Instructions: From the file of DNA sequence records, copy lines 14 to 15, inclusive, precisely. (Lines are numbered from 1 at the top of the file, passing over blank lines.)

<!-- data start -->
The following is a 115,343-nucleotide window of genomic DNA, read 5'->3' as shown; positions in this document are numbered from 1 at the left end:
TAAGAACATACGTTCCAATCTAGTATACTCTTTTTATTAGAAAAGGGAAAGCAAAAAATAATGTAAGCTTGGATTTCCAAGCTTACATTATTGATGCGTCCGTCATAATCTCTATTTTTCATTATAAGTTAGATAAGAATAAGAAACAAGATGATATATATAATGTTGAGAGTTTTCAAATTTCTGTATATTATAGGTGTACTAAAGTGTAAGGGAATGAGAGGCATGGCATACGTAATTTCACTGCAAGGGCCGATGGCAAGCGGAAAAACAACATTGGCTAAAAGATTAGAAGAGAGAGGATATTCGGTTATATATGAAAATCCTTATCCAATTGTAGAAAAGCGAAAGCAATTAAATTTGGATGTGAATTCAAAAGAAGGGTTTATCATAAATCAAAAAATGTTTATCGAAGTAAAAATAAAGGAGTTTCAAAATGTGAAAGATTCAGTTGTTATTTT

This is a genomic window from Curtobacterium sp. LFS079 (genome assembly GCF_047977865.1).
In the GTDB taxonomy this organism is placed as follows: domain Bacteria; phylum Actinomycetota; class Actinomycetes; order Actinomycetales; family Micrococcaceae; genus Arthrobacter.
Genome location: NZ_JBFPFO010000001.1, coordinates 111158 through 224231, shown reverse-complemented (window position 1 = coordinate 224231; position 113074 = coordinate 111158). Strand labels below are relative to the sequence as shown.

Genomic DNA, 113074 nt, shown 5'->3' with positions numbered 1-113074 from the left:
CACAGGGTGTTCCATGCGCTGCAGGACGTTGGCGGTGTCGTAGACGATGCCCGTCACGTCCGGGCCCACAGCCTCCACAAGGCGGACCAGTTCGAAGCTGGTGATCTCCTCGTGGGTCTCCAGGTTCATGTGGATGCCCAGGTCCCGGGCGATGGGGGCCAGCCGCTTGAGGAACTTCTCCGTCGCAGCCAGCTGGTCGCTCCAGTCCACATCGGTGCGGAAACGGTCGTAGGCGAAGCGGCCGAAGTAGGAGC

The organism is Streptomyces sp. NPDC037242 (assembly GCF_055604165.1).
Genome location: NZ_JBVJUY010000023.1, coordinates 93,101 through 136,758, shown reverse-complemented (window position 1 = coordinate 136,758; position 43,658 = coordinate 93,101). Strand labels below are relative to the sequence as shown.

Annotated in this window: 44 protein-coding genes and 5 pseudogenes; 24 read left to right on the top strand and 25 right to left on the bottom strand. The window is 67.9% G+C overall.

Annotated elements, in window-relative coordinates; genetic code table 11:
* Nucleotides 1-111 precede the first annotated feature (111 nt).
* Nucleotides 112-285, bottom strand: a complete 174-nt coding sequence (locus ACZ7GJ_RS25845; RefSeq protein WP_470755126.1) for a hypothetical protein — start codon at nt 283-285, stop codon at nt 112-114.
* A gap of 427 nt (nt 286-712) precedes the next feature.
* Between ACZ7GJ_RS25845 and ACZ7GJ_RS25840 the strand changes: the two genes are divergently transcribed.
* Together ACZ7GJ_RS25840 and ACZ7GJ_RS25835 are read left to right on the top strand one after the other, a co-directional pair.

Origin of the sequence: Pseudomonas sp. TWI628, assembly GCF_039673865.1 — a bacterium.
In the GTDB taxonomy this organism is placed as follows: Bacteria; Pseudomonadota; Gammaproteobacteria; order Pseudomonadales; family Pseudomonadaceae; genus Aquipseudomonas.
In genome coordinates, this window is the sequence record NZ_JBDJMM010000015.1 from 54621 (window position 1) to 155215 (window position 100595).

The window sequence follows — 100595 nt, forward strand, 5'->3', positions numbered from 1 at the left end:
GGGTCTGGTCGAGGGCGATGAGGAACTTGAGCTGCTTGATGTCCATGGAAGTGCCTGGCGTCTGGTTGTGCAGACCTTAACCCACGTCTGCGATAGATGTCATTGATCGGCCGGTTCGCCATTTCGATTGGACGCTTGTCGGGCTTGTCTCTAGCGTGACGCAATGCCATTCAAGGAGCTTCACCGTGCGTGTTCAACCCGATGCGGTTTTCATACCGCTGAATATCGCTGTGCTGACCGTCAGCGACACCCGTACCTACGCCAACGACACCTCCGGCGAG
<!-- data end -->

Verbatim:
* A gap of 427 nt (nt 286-712) precedes the next feature.
* Between ACZ7GJ_RS25845 and ACZ7GJ_RS25840 the strand changes: the two genes are divergently transcribed.